Can Trump pull a second rabbit out of the hat?
When Trump calls, his followers come. Not in living memory has there been a president who could bring out such vast crowds with such consistency as Donald J. Trump.
By contrast, Biden's meager gatherings seem to evoke as much excitement as a seniors bocce ball tournament.
His appearances, reading from teleprompters and spewing canned attacks written by others, produce polite applause. Rarely does a day goes by that Biden does not mumble and misremember something or lose his train of thought.
The essence of the Biden campaign is the avoidance of actual campaigning. And it has worked. On some days, the campaign "puts the lid on" -- has no more news events today -- by 9 a.m.
The question this has raised is no longer whether Joe has "lost a step" -- few deny that -- but whether he retains sufficient mental acuity to be a decisive leader of the free world for the next four years.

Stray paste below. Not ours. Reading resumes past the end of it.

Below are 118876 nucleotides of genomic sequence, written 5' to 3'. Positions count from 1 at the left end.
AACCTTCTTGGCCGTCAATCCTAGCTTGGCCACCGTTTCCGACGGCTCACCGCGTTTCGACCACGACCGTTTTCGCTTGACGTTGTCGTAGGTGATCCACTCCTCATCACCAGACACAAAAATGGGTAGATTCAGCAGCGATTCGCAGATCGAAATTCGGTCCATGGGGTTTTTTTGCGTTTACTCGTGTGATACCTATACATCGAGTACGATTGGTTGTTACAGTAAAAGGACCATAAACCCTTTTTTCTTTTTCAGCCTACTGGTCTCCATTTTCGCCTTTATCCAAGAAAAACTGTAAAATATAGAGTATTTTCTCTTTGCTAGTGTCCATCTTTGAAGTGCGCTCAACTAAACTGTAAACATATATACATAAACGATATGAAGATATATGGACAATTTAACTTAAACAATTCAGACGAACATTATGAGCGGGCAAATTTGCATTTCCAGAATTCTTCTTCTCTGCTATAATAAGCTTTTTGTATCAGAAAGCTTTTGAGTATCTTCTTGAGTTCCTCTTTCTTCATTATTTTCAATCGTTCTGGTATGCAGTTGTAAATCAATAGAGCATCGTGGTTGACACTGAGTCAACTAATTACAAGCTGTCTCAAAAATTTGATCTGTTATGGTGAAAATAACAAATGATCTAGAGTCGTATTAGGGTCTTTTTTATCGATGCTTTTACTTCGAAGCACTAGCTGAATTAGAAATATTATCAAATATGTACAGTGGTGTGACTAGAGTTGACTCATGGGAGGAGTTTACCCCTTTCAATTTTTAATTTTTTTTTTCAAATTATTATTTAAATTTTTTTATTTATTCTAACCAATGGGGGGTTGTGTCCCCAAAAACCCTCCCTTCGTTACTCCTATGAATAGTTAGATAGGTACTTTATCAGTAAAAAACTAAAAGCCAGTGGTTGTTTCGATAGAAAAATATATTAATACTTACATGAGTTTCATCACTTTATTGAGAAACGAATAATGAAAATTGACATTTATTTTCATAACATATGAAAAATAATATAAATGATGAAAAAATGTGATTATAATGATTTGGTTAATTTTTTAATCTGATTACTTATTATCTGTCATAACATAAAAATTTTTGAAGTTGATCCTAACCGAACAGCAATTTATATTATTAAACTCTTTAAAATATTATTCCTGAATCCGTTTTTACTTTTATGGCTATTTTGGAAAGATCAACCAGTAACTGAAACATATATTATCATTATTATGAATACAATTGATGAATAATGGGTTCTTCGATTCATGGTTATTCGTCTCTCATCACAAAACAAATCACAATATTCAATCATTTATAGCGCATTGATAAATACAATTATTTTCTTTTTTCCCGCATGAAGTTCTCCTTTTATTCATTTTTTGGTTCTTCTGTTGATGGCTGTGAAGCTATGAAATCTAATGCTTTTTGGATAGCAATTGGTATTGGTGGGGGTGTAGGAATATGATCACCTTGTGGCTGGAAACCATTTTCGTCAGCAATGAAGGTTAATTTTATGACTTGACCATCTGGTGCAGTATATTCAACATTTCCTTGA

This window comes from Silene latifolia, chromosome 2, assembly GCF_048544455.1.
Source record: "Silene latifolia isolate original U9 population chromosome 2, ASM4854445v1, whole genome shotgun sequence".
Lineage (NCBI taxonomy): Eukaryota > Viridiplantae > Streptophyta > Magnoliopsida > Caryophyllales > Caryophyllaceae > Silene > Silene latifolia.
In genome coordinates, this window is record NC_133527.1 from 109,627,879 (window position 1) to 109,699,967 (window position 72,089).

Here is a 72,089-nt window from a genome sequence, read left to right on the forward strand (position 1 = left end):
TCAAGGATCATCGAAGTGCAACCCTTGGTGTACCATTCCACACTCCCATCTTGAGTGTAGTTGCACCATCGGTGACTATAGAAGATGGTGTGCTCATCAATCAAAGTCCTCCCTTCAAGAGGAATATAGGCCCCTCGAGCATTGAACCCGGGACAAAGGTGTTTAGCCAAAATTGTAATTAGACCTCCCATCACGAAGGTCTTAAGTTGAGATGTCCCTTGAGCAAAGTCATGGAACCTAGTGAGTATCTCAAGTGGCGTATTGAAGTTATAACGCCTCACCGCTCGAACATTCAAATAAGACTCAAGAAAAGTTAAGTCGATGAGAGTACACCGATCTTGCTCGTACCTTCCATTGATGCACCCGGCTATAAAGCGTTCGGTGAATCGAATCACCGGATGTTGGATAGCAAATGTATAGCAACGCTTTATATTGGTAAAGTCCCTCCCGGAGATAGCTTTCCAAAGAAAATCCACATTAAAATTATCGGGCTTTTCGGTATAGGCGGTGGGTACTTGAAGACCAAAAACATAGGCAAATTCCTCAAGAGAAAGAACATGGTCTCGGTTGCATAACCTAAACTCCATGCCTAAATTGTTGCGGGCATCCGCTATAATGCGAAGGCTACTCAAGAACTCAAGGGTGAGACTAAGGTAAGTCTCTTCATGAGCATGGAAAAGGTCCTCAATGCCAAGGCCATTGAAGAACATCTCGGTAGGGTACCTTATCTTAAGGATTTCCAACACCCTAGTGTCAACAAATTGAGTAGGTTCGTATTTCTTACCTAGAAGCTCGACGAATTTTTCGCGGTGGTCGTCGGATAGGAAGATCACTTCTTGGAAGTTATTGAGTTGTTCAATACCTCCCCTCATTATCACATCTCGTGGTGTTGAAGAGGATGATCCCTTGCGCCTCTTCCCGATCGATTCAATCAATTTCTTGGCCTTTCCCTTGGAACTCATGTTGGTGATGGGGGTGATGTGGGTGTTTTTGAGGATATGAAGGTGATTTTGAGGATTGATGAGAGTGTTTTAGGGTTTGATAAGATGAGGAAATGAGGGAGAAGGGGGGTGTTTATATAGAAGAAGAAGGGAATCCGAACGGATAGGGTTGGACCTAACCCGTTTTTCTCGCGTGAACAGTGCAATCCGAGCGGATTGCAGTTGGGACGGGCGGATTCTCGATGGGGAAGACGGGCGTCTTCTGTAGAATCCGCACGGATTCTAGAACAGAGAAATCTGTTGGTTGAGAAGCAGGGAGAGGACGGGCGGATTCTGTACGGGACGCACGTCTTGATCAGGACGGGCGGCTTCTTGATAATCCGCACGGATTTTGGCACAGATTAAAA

Two weeks out, however, voters seem not to care, or rather not to care enough to reject the Biden-Harris ticket.
The issue has been Trump. And the imperative for the president and his campaign remains to persuade the nation of several truths:
Biden is not physically or mentally up to the job. He will not be able to stand up to the radicals in his party who have extensive plan to enact in the next two years and a real possibility of doing so.
If Biden wins, they will insist that the Senate do what Barack Obama told them to do: Abolish the "Jim Crow relic" known as the filibuster, and use 50 Senate Democrats to enact an agenda more sweeping than FDR's New Deal.
Of what does that agenda consist?